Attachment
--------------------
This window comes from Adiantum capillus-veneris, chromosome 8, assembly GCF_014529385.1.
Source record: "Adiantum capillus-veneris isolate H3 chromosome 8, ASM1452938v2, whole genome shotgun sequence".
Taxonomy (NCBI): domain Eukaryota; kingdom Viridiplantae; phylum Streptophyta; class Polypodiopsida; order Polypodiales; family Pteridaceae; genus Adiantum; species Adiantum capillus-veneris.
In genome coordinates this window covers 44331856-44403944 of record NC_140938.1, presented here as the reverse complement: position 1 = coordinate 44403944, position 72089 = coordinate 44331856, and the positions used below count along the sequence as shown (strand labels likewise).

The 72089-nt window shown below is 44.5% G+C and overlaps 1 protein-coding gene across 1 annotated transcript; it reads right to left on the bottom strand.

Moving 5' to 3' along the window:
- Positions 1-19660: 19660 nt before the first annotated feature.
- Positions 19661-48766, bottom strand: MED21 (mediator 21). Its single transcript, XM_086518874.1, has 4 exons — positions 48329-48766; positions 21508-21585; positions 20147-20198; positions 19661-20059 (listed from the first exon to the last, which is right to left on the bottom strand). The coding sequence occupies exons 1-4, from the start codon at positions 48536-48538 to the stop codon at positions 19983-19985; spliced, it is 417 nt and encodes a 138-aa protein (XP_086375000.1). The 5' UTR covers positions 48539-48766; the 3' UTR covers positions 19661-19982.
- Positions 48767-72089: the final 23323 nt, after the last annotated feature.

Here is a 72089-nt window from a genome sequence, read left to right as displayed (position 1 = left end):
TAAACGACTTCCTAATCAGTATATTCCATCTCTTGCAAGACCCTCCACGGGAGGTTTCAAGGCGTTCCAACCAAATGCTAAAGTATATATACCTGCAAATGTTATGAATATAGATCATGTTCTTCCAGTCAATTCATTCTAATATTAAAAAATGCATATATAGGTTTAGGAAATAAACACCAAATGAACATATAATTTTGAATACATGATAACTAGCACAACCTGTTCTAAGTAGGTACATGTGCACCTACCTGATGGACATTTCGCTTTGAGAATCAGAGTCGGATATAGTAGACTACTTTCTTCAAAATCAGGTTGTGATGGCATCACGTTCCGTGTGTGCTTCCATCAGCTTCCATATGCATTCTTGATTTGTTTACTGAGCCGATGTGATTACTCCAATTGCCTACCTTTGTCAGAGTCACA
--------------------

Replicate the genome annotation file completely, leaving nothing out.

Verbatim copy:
This window comes from Adiantum capillus-veneris, chromosome 8, assembly GCF_014529385.1.
Source record: "Adiantum capillus-veneris isolate H3 chromosome 8, ASM1452938v2, whole genome shotgun sequence".
Taxonomy (NCBI): domain Eukaryota; kingdom Viridiplantae; phylum Streptophyta; class Polypodiopsida; order Polypodiales; family Pteridaceae; genus Adiantum; species Adiantum capillus-veneris.
In genome coordinates this window covers 44331856-44403944 of record NC_140938.1, presented here as the reverse complement: position 1 = coordinate 44403944, position 72089 = coordinate 44331856, and the positions used below count along the sequence as shown (strand labels likewise).

The 72089-nt window shown below is 44.5% G+C and overlaps 1 protein-coding gene across 1 annotated transcript; it reads right to left on the bottom strand.

Moving 5' to 3' along the window:
- Positions 1-19660: 19660 nt before the first annotated feature.
- Positions 19661-48766, bottom strand: MED21 (mediator 21). Its single transcript, XM_086518874.1, has 4 exons — positions 48329-48766; positions 21508-21585; positions 20147-20198; positions 19661-20059 (listed from the first exon to the last, which is right to left on the bottom strand). The coding sequence occupies exons 1-4, from the start codon at positions 48536-48538 to the stop codon at positions 19983-19985; spliced, it is 417 nt and encodes a 138-aa protein (XP_086375000.1). The 5' UTR covers positions 48539-48766; the 3' UTR covers positions 19661-19982.
- Positions 48767-72089: the final 23323 nt, after the last annotated feature.

Here is a 72089-nt window from a genome sequence, read left to right as displayed (position 1 = left end):
TAAACGACTTCCTAATCAGTATATTCCATCTCTTGCAAGACCCTCCACGGGAGGTTTCAAGGCGTTCCAACCAAATGCTAAAGTATATATACCTGCAAATGTTATGAATATAGATCATGTTCTTCCAGTCAATTCATTCTAATATTAAAAAATGCATATATAGGTTTAGGAAATAAACACCAAATGAACATATAATTTTGAATACATGATAACTAGCACAACCTGTTCTAAGTAGGTACATGTGCACCTACCTGATGGACATTTCGCTTTGAGAATCAGAGTCGGATATAGTAGACTACTTTCTTCAAAATCAGGTTGTGATGGCATCACGTTCCGTGTGTGCTTCCATCAGCTTCCATATGCATTCTTGATTTGTTTACTGAGCCGATGTGATTACTCCAATTGCCTACCTTTGTCAGAGTCACA